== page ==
“I will write to all four of them once more. Perhaps this time someone will come to our aid,” Diana finally said. “But now I must really get to the housework and see that my parents are comfortable. I’m as equally afraid for their health as I am about our financial situation.”
Michelle rose from the settee as she helped Diana to her feet. “Do let me know if there is anything else I can assist with. I know I don’t have as much as you, but I will still help if I can.”
“Your friendship means more to me than you could ever fathom. It is all I need in life,” Diana said with a genuine smile on her face. Michelle beamed at her in return before she dipped her head and curtsied.
“I will be returning to the village as well. Enjoy the day,” Michelle said as she straightened her posture once more. “And if I hear any more about this mysterious duke, I’ll be sure to let you know.” Diana couldn’t help chuckling as she escorted Michelle to the front of the house. She saw her off before turning and making her way towards the drawing room. It was there she found her parents being tended to by Mrs Merriweather.
“We missed you for the afternoon meal,” Lady Casey said as she looked up once Diana came into the room.
“Forgive me, Mother. I was busy with the ledger, and Miss Bradly from the village came to pay me a visit,” Diana explained as she sat next to her mother.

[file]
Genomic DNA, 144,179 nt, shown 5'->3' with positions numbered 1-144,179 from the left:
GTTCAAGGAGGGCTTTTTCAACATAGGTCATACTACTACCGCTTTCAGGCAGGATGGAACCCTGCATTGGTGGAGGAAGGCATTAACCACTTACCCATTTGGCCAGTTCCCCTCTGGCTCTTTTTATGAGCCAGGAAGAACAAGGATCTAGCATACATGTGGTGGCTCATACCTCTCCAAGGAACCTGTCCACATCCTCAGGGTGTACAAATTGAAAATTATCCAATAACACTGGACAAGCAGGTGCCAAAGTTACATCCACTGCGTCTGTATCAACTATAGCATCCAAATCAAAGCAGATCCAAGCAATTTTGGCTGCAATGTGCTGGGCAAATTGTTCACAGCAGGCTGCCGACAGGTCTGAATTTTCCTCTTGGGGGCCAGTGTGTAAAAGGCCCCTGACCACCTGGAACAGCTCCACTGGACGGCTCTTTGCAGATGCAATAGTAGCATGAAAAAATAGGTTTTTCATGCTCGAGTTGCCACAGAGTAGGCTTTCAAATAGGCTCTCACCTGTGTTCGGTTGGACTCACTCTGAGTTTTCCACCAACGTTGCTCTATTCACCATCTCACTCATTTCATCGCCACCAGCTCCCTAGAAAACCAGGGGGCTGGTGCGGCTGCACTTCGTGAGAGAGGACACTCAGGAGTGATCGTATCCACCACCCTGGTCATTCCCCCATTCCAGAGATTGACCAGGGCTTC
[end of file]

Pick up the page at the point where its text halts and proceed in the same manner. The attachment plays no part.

“I’m sure she was full of all sorts of gossip,” Lady Casey said with a chuckle. Diana couldn’t disagree with her and instead placed her hand over her mouth as though to say her lips were sealed.
Diana’s father sat across from them, rummaging through the daily post. Diana knew that her father couldn’t read the letters very well anymore, but she wouldn’t put him to shame by saying so out loud. She’d let him try to read whatever letters had come for him that day, and in the evening she would review them and explain them to her father after her mother had retired for the evening. Most of them would be notices of past due payments, but Diana wouldn’t worry about them until that evening.
“I left a plate of boiled eggs and cheese on the table for you, Miss Casey. Would you like me to bring it into the drawing room for you?” Mrs Merriweather asked.
“That would be lovely, thank you,” Diana replied.
“Aren’t we blessed to have such a wonderful housekeeper?” Lady Casey commented. “She has been such a loyal servant all these years. I feel like it was just yesterday she came to work for us when Gabriel was born.”